Colony collapse disorder
Colony collapse disorder (CCD) is a poorly understood phenomenon where large-scale, unexplained losses of adult worker honey bee colonies result in the bee colony. As of today, it is believed that many factors together is contributing to the underlying cause of the phenomenon. . The phenomenon is often coupled with abnormal decrease in bee population and could be identified throughout the history of bee keeping. The phenomenon has been associated to various names including autumn collapse, spring dwindle, disappearing disease, May disease, and fall dwindle disease. However, the phenomenon was renamed as colony collapse disorder in late 2006 after considering previous names was not reflecting the nature of the condition. . Recent studies have tried to link microbial contributions to this phenomenon. Virus such as Israeli acute paralysis virus and Kashmir Bee Virus have been suspected to play an important role in this phenomenon. .
1. Rapid loss of adult workers bees and large amounts of capped brood within the colony. The bodies of the dead bees are not found in the colonies or in front of the colonies.
2. Food storage are present, both honey and bee bread.
3. Queen bee is present. A colony cannot be classified as suffering CCD if the queen is not found within the colony. Rather, the colony dying because there is no queen, which is not considered CCD.
4. There is no damaging levels of the mite Varroa destructor and/or the Nosema spp. at the time of collapse, and there is a delayed invasion by other hive parasite. 
Although many countries around the world experience large decrease in the bee population, only a few countries has documented that the decrease is associated with CCD.
The only country where CCD has been documented in North America is the United States. Multiple incidents of abnormal decrease in bee hives were associated with CCD. Colony mortality during the 2006/2007, 2007/2008, and 2008/2009 winters in the US was 32% , 36% , and 29% , respectively.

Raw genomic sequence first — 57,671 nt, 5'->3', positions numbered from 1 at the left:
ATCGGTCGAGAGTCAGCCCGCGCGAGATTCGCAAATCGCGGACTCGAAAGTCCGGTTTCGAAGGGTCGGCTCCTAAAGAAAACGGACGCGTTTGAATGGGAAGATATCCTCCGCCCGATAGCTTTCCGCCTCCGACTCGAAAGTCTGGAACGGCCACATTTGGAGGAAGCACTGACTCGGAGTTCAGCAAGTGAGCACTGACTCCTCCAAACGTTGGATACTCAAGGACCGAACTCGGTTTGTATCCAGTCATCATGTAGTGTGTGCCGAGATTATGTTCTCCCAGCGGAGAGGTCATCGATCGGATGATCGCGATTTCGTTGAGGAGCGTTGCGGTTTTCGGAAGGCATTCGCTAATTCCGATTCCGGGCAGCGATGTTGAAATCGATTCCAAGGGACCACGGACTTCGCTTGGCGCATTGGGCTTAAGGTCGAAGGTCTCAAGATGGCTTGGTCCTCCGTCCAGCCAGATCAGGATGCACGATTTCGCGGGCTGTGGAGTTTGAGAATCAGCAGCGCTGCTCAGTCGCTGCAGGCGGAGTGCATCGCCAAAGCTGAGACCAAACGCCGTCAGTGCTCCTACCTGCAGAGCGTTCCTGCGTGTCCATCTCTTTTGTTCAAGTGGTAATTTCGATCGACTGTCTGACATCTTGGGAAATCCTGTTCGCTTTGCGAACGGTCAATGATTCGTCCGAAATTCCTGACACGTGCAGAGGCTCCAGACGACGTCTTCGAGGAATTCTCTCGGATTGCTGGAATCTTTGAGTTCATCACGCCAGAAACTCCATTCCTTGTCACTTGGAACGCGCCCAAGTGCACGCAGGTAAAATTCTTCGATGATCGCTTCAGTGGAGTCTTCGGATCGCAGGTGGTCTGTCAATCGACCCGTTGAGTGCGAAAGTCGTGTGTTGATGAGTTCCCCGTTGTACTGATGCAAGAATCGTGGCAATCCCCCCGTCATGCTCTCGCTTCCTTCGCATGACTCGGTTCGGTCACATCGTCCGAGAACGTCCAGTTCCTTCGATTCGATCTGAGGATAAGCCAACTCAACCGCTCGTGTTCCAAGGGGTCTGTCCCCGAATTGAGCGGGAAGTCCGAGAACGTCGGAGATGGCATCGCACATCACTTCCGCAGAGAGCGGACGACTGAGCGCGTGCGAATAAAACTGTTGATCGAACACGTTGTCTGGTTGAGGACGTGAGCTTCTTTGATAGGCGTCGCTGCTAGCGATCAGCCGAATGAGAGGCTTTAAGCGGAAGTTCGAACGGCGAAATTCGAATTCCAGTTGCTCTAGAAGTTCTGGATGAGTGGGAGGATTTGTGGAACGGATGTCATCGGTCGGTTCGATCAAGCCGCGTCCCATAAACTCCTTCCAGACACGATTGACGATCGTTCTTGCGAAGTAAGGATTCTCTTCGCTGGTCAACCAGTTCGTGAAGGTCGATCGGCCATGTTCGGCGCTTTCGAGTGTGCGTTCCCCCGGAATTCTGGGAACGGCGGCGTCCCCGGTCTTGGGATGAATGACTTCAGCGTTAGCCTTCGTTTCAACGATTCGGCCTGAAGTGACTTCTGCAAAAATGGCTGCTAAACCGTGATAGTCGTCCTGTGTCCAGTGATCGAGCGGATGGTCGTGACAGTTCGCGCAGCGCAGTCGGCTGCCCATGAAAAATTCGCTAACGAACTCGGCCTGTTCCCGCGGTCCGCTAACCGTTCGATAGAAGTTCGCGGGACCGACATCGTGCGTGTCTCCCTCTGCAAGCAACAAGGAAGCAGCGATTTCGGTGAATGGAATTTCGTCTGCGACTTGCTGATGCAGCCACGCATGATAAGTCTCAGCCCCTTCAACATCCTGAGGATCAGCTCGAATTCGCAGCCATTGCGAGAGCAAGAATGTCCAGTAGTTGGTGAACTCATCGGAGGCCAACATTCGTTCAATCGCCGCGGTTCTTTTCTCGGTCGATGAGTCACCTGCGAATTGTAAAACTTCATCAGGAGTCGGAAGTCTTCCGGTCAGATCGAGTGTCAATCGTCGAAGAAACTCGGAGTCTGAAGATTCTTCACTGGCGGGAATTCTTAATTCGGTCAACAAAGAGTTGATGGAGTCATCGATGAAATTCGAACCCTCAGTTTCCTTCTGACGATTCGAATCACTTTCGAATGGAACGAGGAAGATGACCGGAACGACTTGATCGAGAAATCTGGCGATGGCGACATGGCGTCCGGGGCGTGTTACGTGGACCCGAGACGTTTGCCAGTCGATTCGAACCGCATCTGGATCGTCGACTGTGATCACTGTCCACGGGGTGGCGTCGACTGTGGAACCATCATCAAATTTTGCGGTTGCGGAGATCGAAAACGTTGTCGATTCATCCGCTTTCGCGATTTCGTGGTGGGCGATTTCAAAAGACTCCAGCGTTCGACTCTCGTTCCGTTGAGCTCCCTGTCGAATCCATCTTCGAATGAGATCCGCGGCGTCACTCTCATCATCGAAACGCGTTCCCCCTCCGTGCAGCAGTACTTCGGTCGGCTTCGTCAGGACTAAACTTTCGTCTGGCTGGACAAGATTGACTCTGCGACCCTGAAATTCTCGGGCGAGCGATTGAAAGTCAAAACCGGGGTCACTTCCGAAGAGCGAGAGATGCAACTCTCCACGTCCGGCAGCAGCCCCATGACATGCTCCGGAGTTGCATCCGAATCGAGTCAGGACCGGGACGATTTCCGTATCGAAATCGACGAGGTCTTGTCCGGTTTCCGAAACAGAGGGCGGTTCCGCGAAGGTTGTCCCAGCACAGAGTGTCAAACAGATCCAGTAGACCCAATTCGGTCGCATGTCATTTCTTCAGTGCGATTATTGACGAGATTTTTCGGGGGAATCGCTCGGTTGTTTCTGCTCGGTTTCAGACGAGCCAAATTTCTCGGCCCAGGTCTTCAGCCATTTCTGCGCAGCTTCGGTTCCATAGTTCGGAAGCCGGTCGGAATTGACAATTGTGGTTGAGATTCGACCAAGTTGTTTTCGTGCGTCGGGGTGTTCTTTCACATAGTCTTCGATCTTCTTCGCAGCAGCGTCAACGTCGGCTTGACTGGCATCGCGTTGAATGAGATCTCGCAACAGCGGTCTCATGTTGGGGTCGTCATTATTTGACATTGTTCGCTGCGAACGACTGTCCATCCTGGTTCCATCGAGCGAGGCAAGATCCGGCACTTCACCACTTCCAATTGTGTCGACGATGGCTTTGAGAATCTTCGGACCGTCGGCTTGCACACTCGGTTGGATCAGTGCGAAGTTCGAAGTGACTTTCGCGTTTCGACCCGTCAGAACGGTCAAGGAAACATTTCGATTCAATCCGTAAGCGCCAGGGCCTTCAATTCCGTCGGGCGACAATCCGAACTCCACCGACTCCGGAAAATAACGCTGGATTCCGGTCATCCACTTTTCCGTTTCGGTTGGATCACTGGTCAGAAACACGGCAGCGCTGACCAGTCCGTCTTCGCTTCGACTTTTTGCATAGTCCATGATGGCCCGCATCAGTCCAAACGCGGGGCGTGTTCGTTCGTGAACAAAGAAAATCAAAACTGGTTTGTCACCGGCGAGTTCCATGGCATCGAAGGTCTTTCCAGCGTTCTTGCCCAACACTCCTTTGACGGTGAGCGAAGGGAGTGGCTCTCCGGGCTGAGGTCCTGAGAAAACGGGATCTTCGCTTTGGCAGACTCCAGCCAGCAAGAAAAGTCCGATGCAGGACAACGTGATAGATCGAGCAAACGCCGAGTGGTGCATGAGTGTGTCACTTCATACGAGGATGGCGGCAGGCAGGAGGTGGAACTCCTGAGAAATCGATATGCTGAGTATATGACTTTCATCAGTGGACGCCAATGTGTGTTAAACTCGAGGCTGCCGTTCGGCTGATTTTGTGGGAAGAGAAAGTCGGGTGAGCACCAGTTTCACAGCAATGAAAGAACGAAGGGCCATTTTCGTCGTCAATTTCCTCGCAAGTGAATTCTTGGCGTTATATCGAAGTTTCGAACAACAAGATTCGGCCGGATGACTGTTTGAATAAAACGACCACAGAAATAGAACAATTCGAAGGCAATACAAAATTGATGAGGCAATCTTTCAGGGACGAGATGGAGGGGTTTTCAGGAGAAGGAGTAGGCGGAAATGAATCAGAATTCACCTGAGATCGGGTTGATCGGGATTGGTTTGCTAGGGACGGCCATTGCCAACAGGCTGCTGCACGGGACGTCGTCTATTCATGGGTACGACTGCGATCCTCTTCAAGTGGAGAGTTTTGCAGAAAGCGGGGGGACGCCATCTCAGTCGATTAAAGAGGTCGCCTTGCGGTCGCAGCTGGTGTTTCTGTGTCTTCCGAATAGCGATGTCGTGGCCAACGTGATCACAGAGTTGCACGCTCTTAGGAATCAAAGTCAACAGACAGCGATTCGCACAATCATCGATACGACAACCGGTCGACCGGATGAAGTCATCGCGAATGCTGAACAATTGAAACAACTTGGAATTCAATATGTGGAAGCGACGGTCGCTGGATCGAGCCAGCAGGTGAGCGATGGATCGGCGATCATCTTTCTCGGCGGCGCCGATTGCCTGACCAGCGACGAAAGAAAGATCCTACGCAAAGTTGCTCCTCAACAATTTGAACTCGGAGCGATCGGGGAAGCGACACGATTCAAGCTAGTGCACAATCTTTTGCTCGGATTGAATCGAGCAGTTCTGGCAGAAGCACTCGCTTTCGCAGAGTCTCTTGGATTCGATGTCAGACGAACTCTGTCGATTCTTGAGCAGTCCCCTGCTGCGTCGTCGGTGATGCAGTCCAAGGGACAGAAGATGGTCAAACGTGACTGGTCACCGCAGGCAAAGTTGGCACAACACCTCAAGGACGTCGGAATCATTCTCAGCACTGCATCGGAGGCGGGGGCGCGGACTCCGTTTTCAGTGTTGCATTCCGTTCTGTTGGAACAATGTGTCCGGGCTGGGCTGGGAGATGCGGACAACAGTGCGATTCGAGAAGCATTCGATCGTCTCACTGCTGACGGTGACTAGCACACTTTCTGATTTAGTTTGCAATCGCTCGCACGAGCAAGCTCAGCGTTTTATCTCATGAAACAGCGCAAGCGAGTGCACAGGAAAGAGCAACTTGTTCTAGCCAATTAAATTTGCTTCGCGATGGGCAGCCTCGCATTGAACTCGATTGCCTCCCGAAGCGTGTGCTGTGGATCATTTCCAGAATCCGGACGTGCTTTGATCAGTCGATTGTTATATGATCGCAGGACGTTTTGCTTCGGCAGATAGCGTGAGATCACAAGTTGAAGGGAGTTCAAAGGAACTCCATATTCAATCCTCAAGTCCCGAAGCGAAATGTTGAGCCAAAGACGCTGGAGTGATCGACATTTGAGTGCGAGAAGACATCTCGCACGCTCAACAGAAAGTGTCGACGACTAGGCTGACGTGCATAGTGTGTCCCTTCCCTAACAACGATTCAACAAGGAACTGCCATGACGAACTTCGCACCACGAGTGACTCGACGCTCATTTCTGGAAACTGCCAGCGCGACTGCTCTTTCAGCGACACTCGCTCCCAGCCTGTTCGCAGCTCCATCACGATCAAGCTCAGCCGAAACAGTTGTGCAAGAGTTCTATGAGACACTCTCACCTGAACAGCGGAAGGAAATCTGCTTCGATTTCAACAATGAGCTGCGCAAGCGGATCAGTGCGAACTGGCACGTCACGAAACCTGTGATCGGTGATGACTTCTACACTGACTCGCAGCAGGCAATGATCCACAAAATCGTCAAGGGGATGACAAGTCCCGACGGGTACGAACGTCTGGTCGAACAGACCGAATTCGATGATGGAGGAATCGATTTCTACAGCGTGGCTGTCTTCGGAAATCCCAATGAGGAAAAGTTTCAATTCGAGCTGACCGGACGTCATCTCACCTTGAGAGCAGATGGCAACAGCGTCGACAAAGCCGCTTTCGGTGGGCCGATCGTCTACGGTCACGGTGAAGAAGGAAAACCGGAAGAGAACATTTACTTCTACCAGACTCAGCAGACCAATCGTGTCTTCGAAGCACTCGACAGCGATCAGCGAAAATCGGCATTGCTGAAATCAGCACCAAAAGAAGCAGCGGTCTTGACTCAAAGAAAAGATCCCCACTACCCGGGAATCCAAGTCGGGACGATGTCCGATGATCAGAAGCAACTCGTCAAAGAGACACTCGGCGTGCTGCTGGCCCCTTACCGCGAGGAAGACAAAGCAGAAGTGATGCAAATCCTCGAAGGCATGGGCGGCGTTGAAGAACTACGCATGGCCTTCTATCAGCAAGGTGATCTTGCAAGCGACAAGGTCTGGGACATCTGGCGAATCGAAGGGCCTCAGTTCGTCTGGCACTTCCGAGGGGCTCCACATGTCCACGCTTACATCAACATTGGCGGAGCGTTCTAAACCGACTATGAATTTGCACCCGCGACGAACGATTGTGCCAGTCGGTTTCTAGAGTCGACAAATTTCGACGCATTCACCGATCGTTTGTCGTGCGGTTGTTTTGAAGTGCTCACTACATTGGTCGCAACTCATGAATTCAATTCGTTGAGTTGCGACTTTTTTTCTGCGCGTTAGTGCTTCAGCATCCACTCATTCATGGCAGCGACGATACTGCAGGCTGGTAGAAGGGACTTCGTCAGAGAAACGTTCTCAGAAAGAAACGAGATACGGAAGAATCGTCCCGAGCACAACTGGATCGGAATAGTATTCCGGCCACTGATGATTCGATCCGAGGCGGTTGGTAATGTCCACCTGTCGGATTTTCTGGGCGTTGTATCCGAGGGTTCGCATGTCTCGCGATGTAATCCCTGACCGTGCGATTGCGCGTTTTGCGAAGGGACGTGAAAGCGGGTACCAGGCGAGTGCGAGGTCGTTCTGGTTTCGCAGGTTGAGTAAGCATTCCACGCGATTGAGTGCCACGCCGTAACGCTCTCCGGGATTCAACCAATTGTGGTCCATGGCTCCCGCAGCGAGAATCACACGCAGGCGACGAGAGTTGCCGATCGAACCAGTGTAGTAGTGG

Europe has experienced large scale decrease in bee population in the past years, the population decline was reported from Belgium, France, United Kingdom, the Netherlands, Greece, Italy, Portugal, Spain, and Germany. The reports from the European Food Safety Authority (EFSA) in 2007 and 2008 have indicated that the bee population dropped by around 30% in the United Kingdom, meanwhile the bee population in Italy experienced a mortality rate between 40–50% . The German national association of beekeepers reported a 40% loss of the honey bee colonies in 2009., The Switzerland government also reported that about 50% of the bee population had not survived the winter at the end of May 2012. Other than a case study reported in Switzerland, which associated the decline with CCD , , the cause of large decline in bee population is not definite. Many countries in Europe attributed decline to the parasites such as Varroa destructor and bad weathers which prevented the bees from gathering food.
Agricultural and economic impact